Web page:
Published: November 08 2022

Angular - HTTP Request Error Handling with the HttpClient

This is a quick tutorial on how to handle errors when sending HTTP requests from Angular to an API using the HTTP client service (HttpClient).

How to handle HTTP request errors in Angular

The below examples show two different ways of catching and handling errors from HTTP requests sent with the Angular HttpClient. They both send an HTTP POST request to an invalid url on the Reqres API which is a fake online REST API used for testing, then assign the error to the errorMessage component property for display and log it to the console. The first example handles errors in the subscribe error callback, and the second uses the catchError operator.

Using the error callback to the RxJS subscribe method

The subscribe() method is passed an observer object with two callback functions, the next() function is called if the request is successful, the error() function is called if the request fails.

There is also a complete() function that we're not using here, it gets called after an Observable successfully emits its final value, i.e. after the next() function for an HTTP request. In this case it wouldn't be called because the Observable errors out.

ngOnInit() {<any>('', { title: 'Angular POST Request Example' }).subscribe({
        next: data => {
            this.postId =;
        error: error => {
            this.errorMessage = error.message;
            console.error('There was an error!', error);

Example Angular component at

Using the RxJS catchError operator

The Observable response from the POST request is piped to the catchError operator which handles the error and returns a new Observable that doesn't emit any values.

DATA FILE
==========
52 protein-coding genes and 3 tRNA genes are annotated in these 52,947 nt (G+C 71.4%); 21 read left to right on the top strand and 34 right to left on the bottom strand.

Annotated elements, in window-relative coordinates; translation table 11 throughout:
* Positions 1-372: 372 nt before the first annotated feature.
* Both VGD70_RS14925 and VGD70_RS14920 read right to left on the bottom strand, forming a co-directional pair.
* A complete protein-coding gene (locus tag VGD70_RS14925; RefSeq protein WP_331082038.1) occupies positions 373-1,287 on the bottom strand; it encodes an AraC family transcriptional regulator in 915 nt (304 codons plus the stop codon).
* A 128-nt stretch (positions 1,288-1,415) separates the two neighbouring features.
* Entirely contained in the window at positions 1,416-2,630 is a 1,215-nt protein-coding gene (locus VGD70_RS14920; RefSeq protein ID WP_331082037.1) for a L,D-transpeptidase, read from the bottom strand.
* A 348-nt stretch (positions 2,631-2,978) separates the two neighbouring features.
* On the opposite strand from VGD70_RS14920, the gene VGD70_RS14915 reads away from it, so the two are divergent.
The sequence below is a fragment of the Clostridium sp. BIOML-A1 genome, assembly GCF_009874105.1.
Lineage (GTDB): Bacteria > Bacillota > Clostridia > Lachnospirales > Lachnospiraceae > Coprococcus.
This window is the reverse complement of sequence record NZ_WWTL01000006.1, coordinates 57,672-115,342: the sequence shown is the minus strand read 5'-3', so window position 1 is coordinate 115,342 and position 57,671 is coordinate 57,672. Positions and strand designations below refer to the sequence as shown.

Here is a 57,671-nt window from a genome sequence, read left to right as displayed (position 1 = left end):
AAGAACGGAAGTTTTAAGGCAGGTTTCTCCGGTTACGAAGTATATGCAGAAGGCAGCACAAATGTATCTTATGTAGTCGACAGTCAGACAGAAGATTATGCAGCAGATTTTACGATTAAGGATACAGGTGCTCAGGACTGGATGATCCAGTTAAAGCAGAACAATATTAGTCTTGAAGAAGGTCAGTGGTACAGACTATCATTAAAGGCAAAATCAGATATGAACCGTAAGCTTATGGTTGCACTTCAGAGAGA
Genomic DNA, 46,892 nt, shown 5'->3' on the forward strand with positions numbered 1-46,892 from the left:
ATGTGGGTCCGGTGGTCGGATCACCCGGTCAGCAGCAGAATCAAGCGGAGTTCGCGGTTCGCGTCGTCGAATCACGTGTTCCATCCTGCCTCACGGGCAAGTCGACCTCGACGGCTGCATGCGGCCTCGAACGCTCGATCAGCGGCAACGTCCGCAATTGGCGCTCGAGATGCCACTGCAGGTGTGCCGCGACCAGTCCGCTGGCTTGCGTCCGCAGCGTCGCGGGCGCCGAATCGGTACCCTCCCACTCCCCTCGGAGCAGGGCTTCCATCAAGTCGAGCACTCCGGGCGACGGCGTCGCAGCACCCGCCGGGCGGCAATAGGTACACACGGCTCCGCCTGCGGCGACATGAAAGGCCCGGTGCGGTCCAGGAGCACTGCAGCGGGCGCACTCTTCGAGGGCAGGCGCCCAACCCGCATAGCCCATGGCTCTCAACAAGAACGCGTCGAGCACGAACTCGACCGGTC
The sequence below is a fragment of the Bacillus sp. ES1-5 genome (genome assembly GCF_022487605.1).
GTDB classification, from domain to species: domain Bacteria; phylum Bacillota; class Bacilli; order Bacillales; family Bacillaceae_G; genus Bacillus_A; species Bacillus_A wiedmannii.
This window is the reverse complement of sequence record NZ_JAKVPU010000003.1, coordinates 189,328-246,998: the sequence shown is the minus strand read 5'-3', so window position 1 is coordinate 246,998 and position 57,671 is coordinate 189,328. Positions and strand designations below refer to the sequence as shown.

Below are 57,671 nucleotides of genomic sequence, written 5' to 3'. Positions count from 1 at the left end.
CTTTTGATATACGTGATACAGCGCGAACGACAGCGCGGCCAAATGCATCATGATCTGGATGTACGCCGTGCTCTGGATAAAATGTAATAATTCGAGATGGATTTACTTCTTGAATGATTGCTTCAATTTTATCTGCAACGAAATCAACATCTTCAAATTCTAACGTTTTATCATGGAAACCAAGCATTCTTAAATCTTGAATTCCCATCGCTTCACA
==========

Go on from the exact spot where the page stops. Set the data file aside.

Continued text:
The function passed to subscribe() is called if the request is successful, it's the equivalent of passing an observer object with only a next() function. It isn't called here because no values are emitted after the error is handled, the Observable simply completes.

RxJS Operators

Operators in RxJS accept an input Observable and return an output Observable, multiple can be piped together in the Observable chain and they are executed before values are emitted to subscribers. With the catchError operator you have the added options of returning a fallback value to subscribers when there is an error, or rethrowing a custom error using the RxJS throwError() function. For more info on RxJS operators see

ngOnInit() {<any>('', { title: 'Angular POST Request Example' })
        .pipe(catchError((error: any, caught: Observable<any>): Observable<any> => {
            this.errorMessage = error.message;
            console.error('There was an error!', error);

            // after handling error, return a new observable 
            // that doesn't emit any values and completes
            return of();
        .subscribe(data => {
            this.postId =;

Example Angular component at


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